A steady stream of cases has come through the courts since the payment provisions in the Construction Act were overhauled. Mark Clinton looks at the most recent.
We have now had four and a half years to get used to the revised payment since they came into effect in October 2011.
Another in the line of cases was decided recently in Manor Asset Ltd v Demolition Services Ltd. This case is of particular interest because it illustrates the care and skill required when amending standard form contracts.
Although we may feel familiar with the JCT standard forms, we should not forget that they are quite complex documents, liberally sprinkled with cross-references in which various provisions are inter-dependent. When amending the payment provisions we need to take into account the inter-dependencies and the requirements of the Act.
Four months after entering into their contract, the parties in Manor Asset decided to convert their contract payment regime from interim progress payments to stage payments. They did so in a one page agreement which replaced the section of the contract headed ‘Interim payments up to practical completion’. Unusually, the amendments provided for payment within 72 hours of invoice. The paragraph covering the payment which was in dispute described the stage to be achieved and the percentage of the price to be paid at that stage and then stated:
‘Payment to be made within 72 hours of receipt of invoice, issued when the milestone is achieved.’
At first glance, that provision looks quite straightforward, but how does it square up with the requirements of the Act? What are the due date and final date for payment of this instalment? The court decided that the due date was the date the milestone was achieved and the final date for payment was 72 hours after the invoice was received. The amendment should have provided that the invoice had to be issued within five days after the due date but that did not matter in the circumstances because the issue was issued on the due date itself.
This all led to another difficulty. The Act gives the payer the right to serve a pay less notice before the final date for payment. The time for serving it is to be stated in the contract or, if no period is given, it must be served no later than 7 days before the final date for payment. In this case the contract stipulated 5 days but it is not clear whether that provision survived the amendment. Whether it was 5 days or 7 days, the pay less notice would be required before the date of the invoice and before the due date. That is not permitted because the Act does not allow a pay less notice to be issued before the payment notice to which it relates (in this case, the invoice).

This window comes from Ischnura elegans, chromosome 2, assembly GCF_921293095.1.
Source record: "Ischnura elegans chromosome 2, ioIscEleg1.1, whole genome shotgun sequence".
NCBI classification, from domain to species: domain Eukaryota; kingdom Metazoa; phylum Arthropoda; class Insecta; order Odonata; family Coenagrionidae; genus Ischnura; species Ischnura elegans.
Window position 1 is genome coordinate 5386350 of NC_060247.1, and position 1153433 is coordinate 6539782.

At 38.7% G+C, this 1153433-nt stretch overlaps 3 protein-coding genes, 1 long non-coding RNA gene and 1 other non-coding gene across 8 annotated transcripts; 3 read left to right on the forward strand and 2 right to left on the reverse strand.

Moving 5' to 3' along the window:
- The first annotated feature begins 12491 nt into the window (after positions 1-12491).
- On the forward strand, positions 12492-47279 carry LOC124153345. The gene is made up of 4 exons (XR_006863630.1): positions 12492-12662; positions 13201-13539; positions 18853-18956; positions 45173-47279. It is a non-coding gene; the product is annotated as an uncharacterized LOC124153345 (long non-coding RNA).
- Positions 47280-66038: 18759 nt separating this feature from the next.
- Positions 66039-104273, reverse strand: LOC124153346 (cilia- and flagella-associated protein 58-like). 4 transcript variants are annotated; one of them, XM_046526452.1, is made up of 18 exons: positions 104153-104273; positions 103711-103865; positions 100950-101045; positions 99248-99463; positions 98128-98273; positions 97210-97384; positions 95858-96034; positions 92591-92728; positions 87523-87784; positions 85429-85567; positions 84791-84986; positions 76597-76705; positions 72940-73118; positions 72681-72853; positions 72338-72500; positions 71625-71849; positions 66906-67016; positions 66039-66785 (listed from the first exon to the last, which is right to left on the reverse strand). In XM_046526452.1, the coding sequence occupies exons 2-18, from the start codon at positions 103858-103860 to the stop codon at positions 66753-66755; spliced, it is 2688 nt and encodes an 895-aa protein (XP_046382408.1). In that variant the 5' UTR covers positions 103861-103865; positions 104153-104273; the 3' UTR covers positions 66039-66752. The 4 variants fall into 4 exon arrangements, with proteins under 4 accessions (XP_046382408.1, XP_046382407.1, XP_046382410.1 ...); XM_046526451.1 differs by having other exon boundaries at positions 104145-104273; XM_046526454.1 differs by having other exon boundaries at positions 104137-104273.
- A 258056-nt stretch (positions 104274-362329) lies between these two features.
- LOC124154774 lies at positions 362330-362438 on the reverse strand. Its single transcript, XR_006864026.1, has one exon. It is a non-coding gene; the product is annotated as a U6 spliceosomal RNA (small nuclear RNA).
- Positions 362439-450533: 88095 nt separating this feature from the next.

These difficulties meant that there was a risk that the amendments would have to be declared ineffective because they did not comply with the Act. In the event the court found a pragmatic solution. The judge decided that the parties had impliedly agreed that the period for serving a payless notice had been reduced so that it could be served any time after receipt of the invoice but before the final date for payment.
It is also worth noting that there was some debate as to whether a payment notice can be given before the due date. In this particular case it could not because the contract said it was to be given when the milestone was achieved. Since the due date was the same as the date when the milestone was achieved, the invoice could not be issued sooner. However, the Judge said that he was not convinced that the Act permitted payment notices to be given before the due date. That is a point that may well be revisited in another case.
Although the simplicity of the amended provisions in the Manor Assets case is in some ways admirable, when such provisions are being drafted for use in a complex contract (albeit a minor works form) against the backdrop of complex statutory provisions, there is inevitably a degree of complexity required in the amendments themselves. It is also necessary to look beyond the clause that is directly the target for amendment and to look at other clauses which might be affected by the amendment. There are particular dangers in replacing clauses wholesale. The lesson is, proceed only with great caution and with an abundance of attention to detail.
About the author: Mark Clinton is a partner at Thomas Eggar, recently merged with Irwin Mitchell LLP
This article was published on 1 Apr 2016 (last updated on 1 Apr 2016).